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December 16, 1961

Cardiac Arrest: Report of Application of External Cardiac Massage on 118 Patients

Author Affiliations


Recipient, Mead Johnson Award for Graduate Training in Surgery (Dr. Jude).; From the Department of Surgery, The Johns Hopkins University School of Medicine and Hospital.

JAMA. 1961;178(11):1063-1070. doi:10.1001/jama.1961.03040500005002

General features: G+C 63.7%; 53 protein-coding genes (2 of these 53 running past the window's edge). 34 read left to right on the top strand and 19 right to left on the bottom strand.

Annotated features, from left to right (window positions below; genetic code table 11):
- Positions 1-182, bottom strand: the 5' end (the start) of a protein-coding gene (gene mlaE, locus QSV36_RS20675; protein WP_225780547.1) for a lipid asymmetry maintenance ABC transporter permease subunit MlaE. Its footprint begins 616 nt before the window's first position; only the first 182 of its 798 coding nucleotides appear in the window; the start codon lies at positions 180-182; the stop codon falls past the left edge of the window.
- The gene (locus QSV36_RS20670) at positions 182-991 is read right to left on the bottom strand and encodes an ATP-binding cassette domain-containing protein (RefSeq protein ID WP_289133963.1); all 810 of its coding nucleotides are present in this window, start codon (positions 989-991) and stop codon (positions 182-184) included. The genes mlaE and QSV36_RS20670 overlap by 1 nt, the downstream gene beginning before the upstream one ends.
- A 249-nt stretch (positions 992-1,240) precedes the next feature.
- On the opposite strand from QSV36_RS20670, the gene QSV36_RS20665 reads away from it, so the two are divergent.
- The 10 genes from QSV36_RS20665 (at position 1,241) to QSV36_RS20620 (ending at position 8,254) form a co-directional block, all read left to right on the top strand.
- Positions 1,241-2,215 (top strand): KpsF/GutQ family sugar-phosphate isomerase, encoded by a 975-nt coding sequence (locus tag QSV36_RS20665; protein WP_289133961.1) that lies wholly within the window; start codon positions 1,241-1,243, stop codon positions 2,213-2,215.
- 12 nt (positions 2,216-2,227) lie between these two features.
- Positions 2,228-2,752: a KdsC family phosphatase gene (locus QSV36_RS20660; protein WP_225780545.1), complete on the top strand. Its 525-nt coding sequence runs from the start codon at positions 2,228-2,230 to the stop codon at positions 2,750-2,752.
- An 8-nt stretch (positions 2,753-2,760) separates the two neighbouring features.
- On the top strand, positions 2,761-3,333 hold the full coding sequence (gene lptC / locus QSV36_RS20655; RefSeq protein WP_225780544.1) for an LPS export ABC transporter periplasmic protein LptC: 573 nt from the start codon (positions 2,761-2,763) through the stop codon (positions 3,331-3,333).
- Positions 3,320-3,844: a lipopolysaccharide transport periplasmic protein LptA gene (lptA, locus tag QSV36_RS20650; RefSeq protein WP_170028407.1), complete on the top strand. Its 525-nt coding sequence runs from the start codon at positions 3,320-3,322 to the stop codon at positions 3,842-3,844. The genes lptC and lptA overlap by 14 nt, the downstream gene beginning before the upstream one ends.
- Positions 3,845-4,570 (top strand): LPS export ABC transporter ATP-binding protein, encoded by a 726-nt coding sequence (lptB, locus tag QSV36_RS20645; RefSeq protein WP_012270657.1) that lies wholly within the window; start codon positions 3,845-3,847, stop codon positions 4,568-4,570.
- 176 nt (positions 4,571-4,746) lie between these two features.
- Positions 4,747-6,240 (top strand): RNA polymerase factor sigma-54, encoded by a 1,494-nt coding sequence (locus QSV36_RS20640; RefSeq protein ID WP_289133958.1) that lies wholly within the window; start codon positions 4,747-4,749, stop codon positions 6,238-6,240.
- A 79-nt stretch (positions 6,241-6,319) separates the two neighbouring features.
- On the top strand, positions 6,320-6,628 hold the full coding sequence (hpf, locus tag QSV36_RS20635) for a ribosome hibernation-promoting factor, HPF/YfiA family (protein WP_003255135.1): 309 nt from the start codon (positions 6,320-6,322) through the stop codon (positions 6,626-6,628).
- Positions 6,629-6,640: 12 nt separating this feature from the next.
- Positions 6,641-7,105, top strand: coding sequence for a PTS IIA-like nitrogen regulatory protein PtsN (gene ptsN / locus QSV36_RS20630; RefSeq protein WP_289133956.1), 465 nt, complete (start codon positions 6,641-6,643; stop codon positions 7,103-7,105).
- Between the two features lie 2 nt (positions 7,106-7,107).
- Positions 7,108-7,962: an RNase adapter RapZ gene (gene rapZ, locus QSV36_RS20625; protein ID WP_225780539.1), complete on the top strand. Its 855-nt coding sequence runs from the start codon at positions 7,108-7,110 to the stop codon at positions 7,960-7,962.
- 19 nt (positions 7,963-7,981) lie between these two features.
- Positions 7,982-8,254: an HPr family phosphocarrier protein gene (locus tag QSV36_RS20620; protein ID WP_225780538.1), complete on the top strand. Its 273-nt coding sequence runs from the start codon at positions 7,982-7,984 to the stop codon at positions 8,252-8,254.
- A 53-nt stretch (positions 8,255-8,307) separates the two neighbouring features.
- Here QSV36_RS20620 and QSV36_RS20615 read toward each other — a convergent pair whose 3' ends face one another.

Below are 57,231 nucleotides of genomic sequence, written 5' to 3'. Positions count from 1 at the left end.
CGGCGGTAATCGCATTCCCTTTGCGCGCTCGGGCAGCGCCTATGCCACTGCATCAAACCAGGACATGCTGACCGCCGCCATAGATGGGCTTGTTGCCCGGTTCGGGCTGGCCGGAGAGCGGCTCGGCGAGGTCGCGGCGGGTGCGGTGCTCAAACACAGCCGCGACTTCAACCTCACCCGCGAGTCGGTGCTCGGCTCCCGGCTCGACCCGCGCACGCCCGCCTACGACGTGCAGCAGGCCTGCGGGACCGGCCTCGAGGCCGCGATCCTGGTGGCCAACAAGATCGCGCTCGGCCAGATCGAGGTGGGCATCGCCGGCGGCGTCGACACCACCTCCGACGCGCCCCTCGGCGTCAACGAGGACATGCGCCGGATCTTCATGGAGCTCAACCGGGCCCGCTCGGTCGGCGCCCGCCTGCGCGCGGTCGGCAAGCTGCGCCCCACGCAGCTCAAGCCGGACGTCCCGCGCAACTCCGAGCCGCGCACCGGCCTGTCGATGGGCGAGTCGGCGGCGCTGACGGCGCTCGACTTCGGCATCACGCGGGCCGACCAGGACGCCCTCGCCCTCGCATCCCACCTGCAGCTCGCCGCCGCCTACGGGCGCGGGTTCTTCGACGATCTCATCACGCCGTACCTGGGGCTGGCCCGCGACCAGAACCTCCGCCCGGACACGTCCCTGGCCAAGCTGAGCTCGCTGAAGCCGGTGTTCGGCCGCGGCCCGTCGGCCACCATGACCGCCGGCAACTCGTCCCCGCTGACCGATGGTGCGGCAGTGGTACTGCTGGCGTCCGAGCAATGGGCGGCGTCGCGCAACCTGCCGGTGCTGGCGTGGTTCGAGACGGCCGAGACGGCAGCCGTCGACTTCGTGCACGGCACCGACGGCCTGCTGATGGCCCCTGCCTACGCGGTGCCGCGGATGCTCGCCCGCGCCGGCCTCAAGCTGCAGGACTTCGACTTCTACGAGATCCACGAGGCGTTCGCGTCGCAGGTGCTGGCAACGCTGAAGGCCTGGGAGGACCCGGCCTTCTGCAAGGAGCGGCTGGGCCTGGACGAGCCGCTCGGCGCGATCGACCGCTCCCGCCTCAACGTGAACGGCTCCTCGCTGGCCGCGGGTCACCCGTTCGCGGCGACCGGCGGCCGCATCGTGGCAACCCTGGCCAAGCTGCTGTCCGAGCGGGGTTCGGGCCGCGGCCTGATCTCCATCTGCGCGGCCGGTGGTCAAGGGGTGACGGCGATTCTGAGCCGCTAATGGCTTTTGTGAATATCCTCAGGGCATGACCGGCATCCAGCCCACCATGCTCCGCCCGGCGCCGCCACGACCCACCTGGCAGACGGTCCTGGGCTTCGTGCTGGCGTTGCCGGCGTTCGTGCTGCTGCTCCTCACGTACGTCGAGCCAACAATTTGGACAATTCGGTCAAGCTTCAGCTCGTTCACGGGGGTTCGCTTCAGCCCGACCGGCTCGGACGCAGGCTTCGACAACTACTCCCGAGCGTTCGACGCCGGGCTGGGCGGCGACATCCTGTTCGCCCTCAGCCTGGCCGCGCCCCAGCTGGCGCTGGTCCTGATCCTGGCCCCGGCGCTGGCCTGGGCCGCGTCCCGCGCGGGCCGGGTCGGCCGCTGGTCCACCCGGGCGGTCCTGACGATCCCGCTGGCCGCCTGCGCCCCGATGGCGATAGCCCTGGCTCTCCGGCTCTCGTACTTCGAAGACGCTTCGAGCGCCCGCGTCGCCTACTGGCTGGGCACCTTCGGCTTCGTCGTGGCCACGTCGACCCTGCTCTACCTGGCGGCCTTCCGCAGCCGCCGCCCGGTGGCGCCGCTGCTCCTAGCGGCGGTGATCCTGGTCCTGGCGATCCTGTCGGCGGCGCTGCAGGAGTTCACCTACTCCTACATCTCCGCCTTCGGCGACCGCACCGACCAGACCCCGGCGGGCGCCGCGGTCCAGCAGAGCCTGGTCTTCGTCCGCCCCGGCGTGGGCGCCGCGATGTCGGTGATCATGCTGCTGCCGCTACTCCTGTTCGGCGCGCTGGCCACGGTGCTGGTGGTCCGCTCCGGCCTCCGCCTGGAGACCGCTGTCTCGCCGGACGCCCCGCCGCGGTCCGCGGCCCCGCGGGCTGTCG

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A new method of producing artificial circulation by external sternal compression without thoracotomy was evaluated in 138 episodes of cardiac arrest in 118 patients. Seventy-six arrests occurred outside the operating and recovery room areas. Seven out of every 10 were in asystole; the remainder were in ventricular fibrillation. Cardiac action was restored in 107 (78%) of the 138 cardiac arrests. In 84 (60%) of the 138, the prearrest status of the central nervous system and heart was regained. Twenty-eight (24%) of the 118 patients survived the arrest and inciting disease to leave the hospital. In patients with sudden cardiac arrest, rapid diagnosis followed by immediate artificial ventilation and circulation adequately protected the central nervous system. Cardiotonic drugs, electrocardiograms, ventricular defibrillation, and continued cardiovascular and pulmonary support were employed as needed.